Hannah and Her Terrible, Horrible, No Good, Very Bad Life

Hannah is a faithful, submissive, sacrificial, and prayerful saint. She is a godly gal. However, despite her commitment to Yahweh, she is a wounded, weeping, and grieving woman. She is one consumed with “great anxiety and vexation.” (1:16)  Why is this? What’s the problem?

1. Hannah is unable to have children. She is barren, for “the Lord has closed her womb.” (1:5)

2. She is in a polygamist relationship. Elkanah, her husband, has taken one named Peninnah to share his house, his table, and his bed. Hannah has only half of her husband’s affection and allegiance. One can only imagine the “joy” of walking an aisle a second time to see one’s husband attaching himself to another woman. The wedding feast and night of consummation must have been unbearable.

3. Peninnah has been granted children by the Lord. Consequently, every morning she hears the cry of an infant who longs for his mother’s breasts. Every night she watches her husband delightfully playing with the child that came from the other woman. Sure, Hannah is grateful for God’s gift of life. Sure, she is happy for her husband. However, even a super-saint would struggle in such a situation.

4. Consequently, she questions her worth. In her culture, children are the mark of significance. Her neighbors want her to have children. Her husband wants her to have children. Desperately, she desires to give birth to sons and daughters. However, she cannot make it happen. She cannot perform. Sadly, she and others might look with pity upon her as a “loser.”

5. This leads to being maligned and held suspect by her neighbors. Behind her back, many wonder what sin she has committed to receive the cursed closing of the womb by the Lord.

6. Hannah’s misery continues as Peninnah mocks her, taunts her, and flaunts her fertility and fruitfulness in Hannah’s face.

7.  When Hannah worships, she is further burdened. She reads of God’s promise of children. She knows God is the one who grants such blessings to his covenant people. While at church, she sees many rejoicing in how God has come through and provided. At church, she is encouraged to repent. She is encouraged to have more faith. She is encouraged to pray, but God does not show up “year by year.” (1:7)  She knows, all of this pain, suffering, and sin are occurring under the watchful gaze of her Sovereign God who is supposed to be her Heavenly Father. There is no doubt about it, He is the one who can fix what ails her in a moment, and he is choosing not to do so.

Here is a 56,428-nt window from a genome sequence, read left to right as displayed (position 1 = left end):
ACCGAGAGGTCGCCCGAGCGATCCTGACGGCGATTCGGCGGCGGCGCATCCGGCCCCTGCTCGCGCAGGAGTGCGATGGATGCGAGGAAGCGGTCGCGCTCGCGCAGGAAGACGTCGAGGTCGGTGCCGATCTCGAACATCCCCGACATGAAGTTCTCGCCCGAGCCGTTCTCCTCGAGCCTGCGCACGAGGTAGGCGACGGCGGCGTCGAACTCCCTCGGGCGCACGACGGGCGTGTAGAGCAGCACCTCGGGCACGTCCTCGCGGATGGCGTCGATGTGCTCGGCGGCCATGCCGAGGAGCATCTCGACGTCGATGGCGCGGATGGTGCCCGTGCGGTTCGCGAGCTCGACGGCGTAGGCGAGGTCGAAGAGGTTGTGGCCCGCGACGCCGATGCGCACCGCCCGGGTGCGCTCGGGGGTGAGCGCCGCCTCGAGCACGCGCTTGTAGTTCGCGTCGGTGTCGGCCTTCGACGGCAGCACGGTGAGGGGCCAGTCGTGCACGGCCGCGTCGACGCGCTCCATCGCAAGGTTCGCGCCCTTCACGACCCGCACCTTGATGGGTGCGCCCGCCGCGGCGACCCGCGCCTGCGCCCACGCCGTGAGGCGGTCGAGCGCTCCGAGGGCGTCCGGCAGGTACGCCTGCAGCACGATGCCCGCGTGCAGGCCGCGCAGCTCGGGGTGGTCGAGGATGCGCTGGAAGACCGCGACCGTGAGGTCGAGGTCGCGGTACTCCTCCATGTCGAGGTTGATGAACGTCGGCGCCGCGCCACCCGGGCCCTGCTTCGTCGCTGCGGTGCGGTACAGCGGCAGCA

8. In addition, she is loved by a husband who just doesn’t get it. Elkanah tries to encourage his spouse by saying, “Why is your heart sad? Am I not more to you than ten sons?” (1:8)  But he is naive and insensitive; he does not understand the intensity of his bride’s pain. 

9. Her ministers are not that sharp either. On one certain day, an elderly pastor judges her improperly. (1:13-14)  He finds her style of worship not to be in accord with his preferences, and he deems her to be intoxicated.

Wow … Hannah cannot get a break. But despite her physical dysfunction, her marital frustration, her emotional heartache, her unjust treatment, her sinful leaders, and her personal doubts and struggles, Hannah prays. Yes, despite her “terrible, horrible, no good, very bad life” she worships her Sovereign God and calls upon the “Lord of Hosts.”

And, at the proper time, God answers her prayer. When all is said and done, her womb is opened, a healthy son comes forth, her reproach is ended, her emotions are uplifted, her God is honored, and God’s kingdom is furthered — for Samuel will become the great prophet of Israel in that day.

Therefore, how can we be encouraged by this passage?

Let us be encouraged not to buy in to Prosperity Theology. Sometimes God grants a measure of health, wealth, and prosperity to the wicked. Sometimes God grants such to the righteous. He is the One who sovereignly makes some rich and others poor. He is the one who grants some popularity and causes others to be disregarded. God opens some wombs and closes others. One’s material prosperity has nothing to do with one’s faith. Friends, turn off your television preachers. Get rid of your “name it and claim it books.” Open your Bible and see how God’s favor has nothing to do with material grandeur.

Then, let us be men and women of prayer. God answered the petitions of this desperate woman, and he still loves to answer the petitions of desperate worshipers today. Go to him. Express your desires. Pray, “not my will but thine be done.” Know that he will always answer with the most wise “yes, no, or not yet.” But be very aware that God promises answers to prayer. He shows up and keeps his promises. And sometimes, he grants you exactly what you ask because it is fun for you and best for his kingdom purposes.

So, come on church. Let’s be people of passionate, gut-wrenching, desperate prayer. Let’s ask God to perform because we cannot. Let’s be a household of humility and faith, and may this be proven by our prayer gatherings. God loves it when he children offer forth “intoxicated looking” prayers. Let’s pour out our hearts before our Good, Good Father, and watch how he comes through in his own timing. And let’s do it together.


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